After a successful heart-lung transplant surgery, a 15-year-old Chicago teen is looking forward to return to routine activities that boys of his ag
Researchers develop first carbon nanotube transistors to surpass modern silicon
As per a new research paper published by University of Wisconsin-Madison researchers, they have created the first carbon nanotube transistors that would surpass traditional silicon and gallium arsenide transistors. Carbon nanotube transistors are considered better because of their faster performance and lower power consumption than traditional silicon transistors.
Carbon nanotube transistor is able to manage current 1.9 times higher compared to transistors made with silicon. The semiconductor industry is facing certain issues when it comes to improving the transistor density. With passage of time, material science is becoming important as there is general consensus that silicon would not scale around 5nm.
It is one of the main reasons that researchers have been looking for new materials that could replace silicon. The researchers said that carbon nanotubes are promising but due to economic and technological hurdles they remained ignored for a long time.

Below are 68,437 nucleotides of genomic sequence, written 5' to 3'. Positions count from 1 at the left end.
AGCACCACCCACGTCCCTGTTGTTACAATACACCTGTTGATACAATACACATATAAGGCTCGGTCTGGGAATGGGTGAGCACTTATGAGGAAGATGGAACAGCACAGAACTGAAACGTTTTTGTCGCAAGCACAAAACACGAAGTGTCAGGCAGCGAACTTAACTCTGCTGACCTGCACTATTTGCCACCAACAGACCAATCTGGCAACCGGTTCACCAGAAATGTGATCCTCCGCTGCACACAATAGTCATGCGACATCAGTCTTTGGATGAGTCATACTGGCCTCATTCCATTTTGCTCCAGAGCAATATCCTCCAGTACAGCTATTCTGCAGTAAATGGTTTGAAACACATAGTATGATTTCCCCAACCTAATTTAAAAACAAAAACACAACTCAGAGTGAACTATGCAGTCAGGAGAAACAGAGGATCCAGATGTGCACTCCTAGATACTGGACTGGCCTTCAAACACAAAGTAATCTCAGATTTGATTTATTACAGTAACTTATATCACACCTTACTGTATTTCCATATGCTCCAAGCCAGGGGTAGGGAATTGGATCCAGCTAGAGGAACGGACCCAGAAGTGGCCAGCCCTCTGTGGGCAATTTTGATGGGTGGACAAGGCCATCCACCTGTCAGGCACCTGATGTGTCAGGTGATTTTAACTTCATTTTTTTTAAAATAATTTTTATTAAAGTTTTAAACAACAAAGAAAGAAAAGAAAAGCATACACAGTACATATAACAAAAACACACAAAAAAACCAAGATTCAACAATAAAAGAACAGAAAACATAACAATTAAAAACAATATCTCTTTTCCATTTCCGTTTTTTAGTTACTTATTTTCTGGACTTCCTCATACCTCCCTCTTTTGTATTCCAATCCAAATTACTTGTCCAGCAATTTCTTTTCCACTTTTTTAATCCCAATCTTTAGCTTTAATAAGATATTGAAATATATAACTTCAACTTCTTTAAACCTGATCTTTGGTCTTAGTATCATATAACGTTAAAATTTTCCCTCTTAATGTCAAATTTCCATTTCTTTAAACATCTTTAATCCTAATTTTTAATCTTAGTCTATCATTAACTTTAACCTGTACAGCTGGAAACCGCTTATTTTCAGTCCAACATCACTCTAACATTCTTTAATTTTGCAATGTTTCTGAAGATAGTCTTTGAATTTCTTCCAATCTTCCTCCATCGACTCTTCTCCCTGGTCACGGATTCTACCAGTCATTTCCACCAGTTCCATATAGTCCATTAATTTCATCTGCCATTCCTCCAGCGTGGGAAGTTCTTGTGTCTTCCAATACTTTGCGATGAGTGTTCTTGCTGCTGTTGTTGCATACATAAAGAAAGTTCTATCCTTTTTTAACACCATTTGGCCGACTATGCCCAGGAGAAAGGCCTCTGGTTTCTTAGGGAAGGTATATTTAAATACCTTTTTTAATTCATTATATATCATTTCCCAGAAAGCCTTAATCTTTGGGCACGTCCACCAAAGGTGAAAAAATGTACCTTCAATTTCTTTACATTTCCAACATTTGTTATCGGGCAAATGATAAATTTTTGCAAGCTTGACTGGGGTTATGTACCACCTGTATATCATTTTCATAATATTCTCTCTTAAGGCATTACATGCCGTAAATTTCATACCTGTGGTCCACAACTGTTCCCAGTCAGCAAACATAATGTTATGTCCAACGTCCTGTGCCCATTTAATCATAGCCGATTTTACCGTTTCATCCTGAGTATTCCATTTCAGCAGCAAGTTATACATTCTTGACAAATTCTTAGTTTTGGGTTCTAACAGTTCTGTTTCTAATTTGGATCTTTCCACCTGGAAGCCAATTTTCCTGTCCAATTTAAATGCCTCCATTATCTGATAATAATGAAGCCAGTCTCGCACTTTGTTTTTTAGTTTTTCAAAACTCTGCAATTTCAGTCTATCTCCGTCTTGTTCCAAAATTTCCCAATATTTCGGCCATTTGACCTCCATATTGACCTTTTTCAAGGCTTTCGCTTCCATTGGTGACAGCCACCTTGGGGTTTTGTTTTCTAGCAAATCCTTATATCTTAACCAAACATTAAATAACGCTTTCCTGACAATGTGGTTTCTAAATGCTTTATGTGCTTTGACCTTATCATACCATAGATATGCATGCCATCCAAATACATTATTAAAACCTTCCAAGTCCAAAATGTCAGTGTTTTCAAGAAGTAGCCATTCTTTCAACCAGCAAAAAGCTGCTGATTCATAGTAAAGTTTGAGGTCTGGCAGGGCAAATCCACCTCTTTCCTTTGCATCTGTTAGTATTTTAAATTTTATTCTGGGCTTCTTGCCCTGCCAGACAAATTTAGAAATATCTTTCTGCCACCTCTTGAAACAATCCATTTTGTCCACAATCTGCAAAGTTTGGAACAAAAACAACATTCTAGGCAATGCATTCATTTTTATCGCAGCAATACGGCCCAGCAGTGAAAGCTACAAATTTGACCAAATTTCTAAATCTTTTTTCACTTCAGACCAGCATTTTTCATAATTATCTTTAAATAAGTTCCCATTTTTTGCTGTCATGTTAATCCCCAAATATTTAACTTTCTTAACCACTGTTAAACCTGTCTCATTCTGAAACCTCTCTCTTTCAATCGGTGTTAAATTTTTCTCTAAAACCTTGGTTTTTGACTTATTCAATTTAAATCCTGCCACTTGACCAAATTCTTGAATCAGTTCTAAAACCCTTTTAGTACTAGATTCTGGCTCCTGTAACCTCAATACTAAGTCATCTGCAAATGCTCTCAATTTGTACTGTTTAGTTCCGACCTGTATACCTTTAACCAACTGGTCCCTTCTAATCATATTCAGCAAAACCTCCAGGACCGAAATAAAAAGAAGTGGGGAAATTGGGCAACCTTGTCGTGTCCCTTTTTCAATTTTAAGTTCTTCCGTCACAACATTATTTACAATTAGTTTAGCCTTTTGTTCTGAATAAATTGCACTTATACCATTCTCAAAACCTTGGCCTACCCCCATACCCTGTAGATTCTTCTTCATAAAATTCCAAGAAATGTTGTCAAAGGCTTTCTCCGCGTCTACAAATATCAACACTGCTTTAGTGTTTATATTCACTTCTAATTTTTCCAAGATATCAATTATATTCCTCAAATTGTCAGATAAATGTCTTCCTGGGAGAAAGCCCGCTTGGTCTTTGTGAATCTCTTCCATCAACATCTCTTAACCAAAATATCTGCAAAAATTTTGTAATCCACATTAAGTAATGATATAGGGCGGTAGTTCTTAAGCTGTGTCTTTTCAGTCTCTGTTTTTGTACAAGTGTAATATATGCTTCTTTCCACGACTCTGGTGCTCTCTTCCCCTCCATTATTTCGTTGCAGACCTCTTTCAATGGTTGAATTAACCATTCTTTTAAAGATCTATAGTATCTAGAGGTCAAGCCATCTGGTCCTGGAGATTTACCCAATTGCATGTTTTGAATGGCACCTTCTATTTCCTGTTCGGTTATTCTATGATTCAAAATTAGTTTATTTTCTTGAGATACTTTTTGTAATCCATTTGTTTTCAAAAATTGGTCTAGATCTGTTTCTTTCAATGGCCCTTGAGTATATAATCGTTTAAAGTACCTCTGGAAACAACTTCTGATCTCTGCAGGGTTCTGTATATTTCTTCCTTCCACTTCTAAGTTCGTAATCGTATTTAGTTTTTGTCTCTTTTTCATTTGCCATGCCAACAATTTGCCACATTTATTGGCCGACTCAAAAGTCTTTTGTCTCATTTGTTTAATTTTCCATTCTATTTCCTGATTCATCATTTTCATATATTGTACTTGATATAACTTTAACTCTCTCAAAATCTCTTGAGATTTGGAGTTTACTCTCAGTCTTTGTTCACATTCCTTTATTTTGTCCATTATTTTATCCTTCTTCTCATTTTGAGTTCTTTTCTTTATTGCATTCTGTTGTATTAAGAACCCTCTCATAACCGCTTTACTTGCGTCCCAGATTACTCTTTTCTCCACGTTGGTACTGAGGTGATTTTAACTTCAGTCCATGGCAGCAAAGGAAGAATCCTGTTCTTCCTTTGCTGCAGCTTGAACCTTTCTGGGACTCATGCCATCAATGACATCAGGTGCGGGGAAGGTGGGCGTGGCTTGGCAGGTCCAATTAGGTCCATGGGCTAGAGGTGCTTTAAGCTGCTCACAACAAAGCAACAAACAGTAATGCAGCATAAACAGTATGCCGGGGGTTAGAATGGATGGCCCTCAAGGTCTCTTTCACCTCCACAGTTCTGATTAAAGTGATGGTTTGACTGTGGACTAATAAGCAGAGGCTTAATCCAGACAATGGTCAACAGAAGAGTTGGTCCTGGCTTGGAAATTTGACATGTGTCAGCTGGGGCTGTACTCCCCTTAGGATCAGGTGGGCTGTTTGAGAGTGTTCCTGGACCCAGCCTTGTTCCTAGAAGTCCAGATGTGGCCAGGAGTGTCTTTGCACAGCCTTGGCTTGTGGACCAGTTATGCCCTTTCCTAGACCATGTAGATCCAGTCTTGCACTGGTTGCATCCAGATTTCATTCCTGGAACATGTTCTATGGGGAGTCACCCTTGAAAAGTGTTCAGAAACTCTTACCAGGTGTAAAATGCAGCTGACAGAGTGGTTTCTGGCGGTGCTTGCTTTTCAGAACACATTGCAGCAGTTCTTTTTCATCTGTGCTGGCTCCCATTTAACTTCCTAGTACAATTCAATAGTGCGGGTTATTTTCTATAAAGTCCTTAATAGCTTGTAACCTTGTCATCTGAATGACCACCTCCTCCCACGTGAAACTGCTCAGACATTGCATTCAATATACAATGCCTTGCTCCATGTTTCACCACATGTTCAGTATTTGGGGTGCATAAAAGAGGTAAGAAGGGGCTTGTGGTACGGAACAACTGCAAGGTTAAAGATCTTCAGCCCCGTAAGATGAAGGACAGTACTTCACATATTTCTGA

But now, things have been improving. It will take time for carbon nanotube CPUs and GPUs to come in the market, but noticing the level of advancements, the time is not that far. As per scientists, carbon nanotubes are considered to be one of the most electrically conductive materials.
A single carbon nanotube could perform five times faster with five times less energy than a normal silicon transistor. To filter out impurities at such minute scale is not easy. This was the reason that the researchers created a new technique that with the help of polymers filter out the impurities.
The entire procedure results into a good base material with less than 0.1% metallic nanotubes. As per the researchers, they will need to further develop current fabrication technology to increase its applicability to larger wafers. The researchers said that the initial efforts are promising.